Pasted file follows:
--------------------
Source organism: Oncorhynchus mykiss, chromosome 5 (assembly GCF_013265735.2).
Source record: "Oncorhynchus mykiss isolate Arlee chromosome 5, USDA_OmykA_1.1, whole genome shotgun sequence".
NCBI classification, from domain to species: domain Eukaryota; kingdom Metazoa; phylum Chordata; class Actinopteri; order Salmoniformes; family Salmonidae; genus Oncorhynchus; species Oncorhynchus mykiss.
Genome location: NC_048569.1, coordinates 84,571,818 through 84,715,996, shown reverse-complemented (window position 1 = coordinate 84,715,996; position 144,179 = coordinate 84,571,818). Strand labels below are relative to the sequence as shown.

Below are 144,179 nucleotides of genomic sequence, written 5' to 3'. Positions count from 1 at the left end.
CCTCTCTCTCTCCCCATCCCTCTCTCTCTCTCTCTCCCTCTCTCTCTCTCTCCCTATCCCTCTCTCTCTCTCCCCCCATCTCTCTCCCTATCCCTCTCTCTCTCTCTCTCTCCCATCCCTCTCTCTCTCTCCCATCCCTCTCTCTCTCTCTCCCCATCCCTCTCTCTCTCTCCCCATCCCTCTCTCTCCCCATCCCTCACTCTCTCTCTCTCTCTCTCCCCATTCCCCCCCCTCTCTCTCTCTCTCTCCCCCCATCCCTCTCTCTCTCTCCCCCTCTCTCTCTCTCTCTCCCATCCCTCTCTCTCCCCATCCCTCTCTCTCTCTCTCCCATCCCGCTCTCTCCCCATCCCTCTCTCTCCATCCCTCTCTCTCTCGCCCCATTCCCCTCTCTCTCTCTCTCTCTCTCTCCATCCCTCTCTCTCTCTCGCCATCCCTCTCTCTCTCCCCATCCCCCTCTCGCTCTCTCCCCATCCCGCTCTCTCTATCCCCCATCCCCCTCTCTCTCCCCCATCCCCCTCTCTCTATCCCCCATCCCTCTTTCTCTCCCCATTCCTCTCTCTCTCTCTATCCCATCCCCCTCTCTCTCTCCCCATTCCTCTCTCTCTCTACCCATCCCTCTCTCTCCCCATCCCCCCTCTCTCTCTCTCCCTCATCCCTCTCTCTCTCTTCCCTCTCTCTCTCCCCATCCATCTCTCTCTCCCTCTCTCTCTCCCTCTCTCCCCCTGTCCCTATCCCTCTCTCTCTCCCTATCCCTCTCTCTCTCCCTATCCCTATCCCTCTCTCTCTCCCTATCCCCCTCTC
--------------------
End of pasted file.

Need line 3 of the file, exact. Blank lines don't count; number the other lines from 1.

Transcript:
NCBI classification, from domain to species: domain Eukaryota; kingdom Metazoa; phylum Chordata; class Actinopteri; order Salmoniformes; family Salmonidae; genus Oncorhynchus; species Oncorhynchus mykiss.